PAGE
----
Once they have spluttered a bit, add the onion/garlic/ginger paste, then cook down slightly until the onions are no longer raw-smelling. Add the tomatoes, and cook on medium heat while you peel and diced the sweet potato.

Add the diced sweet potato, then cover and cook until the sweet potato is tender. Blend all these ingredients with the stick blender until smooth.

Add the powdered spices (turmeric, coriander and garam masala) and continue to cook for another minute or so before adding the coconut milk.

I used 400ml of low fat coconut milk, but this was a bit too much liquid. I think in future I would use 200ml of coconut cream. Do not boil from this point onwards because you don’t want the coconut milk to split.

Cut the eggs in half, and crumble the yolk of two of the eggs into the curry. Add the rest of the egg halves in, along with the beans. Simmer until eggs are heated through and beans are tender.

Serve with brown rice.

You can add chilli to this recipe, but my kids prefer it without, and I just added chilli on the side of my serving.

For more great simple vegetarian meal ideas, head over to Linda’s blog where you can join in the Tuesday Night Vego challenge.

My Struggles with Citrus

13 Mar

Garden Glut posted on Sunday about her citrus trees. She has a huge glut of lemons, which is my dream ‘problem’. She also has this amazing tahitian lime that she espaliered against the fence – I’m in awe!

I on the other hand, can’t take a trick with citrus.

As one of my first (clearly enlightened) gardening acts I killed my kaffir lime tree by overwatering it. I then took custody of my friend Sarah’s Eureka lemon tree, which despite the appearance of early success, I have since failed to induce to produce a single fruit.

Satsuma mandarin, eureka lemon and navelina orange trees - all on dwarfing root stock.

I thought I’d hedge my bets by planting a dwarf Eureka lemon of my own in the ground in the front yard, along with a Navelina orange and a Satsuma mandarin. The mandarin was a replacement for my dwarf Imperial mandarin that I also managed to kill by overwatering.

So far, I have had a few unripe mandarins, no oranges, very little growth or even flower activity from the dwarf Eureka. In pots on the back deck I have had my dwarf tahitian lime and Sarah’s lemon, but these have both suffered terribly from bronze orange bugs (stink bugs) that love to chew on all the new growth. These are rampant out the back, because our rear neighbours have a large neglected orange tree that is covered in them.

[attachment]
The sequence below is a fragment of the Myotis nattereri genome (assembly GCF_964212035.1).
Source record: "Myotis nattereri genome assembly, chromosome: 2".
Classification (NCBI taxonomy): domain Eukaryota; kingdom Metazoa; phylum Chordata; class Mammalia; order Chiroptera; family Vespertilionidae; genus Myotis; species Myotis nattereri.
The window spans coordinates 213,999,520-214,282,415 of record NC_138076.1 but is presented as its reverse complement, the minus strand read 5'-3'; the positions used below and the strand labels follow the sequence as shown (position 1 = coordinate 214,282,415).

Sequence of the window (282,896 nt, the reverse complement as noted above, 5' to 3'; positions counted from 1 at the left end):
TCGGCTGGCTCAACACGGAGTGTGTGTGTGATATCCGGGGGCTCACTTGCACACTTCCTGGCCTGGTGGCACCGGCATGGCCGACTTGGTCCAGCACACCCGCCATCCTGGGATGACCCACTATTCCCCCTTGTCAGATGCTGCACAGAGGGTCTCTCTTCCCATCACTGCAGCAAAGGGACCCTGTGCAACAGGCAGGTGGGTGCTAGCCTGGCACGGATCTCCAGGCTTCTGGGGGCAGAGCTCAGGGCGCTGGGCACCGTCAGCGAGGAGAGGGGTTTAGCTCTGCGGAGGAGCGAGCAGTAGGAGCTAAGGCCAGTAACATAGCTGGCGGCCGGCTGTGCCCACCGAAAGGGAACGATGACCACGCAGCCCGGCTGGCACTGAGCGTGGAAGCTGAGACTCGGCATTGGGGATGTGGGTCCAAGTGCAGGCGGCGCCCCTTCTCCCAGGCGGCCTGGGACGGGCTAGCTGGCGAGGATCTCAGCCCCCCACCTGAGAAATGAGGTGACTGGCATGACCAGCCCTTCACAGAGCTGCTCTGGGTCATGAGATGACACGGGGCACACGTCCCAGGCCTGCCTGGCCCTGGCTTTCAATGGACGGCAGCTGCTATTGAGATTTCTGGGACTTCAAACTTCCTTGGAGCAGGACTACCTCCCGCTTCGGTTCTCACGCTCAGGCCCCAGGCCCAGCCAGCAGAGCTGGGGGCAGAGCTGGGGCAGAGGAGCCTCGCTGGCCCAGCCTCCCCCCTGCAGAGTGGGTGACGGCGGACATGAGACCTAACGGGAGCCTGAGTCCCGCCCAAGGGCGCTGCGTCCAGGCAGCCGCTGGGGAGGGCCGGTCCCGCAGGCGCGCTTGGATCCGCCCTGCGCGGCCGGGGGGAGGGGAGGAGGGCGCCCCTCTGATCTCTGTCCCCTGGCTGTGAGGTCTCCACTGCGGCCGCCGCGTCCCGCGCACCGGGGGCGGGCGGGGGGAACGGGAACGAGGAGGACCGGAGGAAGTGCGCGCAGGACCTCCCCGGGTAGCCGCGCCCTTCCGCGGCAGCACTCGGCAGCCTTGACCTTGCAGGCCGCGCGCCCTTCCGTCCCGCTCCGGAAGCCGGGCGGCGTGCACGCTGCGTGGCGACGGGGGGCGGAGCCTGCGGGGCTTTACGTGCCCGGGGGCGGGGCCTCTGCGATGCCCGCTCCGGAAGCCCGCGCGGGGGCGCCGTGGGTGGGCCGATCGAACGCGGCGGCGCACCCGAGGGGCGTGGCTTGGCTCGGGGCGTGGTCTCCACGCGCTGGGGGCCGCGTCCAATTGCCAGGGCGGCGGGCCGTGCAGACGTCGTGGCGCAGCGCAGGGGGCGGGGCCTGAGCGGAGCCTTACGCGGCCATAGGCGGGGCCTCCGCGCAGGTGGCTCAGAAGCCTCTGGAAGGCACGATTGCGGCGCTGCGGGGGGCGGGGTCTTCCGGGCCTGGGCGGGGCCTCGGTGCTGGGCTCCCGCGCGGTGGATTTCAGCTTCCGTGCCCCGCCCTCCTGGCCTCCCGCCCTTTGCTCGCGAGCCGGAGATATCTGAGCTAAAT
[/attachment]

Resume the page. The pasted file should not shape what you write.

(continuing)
At the moment my stonefruit trees are living in the chicken coop in an attempt to get the girls to eat all the fruit fly larvae that may be in the soil. So I thought it was time to give the potted lime and lemon some time in the sun (so to speak) and put them where the stonefruit normally live.

P lugged them through the house for me out to the front yard and placed them in the corners. In these locations they will get full sun from dawn till dusk, although they are not at all protected from wind, so I hope that’s not a problem.

Looking at my lime, I’m pretty sure it hasn’t grown at all since I bought it. In fact, I think it just looks more sickly. Every time it puts on new growth the stink bugs would attack it and the flowers always just dropped off. Hopefully in the front yard it will be out of harm’s way.

The lemon, on the other side of the yard is much the same. It has actually set its first (single) fruit at the moment, but the rest of the young fruit that set dropped off very early and there is almost no new growth on the poor tree due to stink bugs. Like the lime tree I have fertilised it fairly regularly with dynamic lifter and mulched with lucerne, but the leaves always look a bit sick. I also occasionally give it a foliar feed with trace elements, but I must have the concentrations wrong, because it always leaves burn marks on the leaves and I think I do more harm than good.

So any tips and comments would be warmly received. It’s probably all pretty obvious stuff – what am I doing wrong, and is the move to the front yard in full sun likely to improve things?

Harvest Monday – 12th March 2012

12 Mar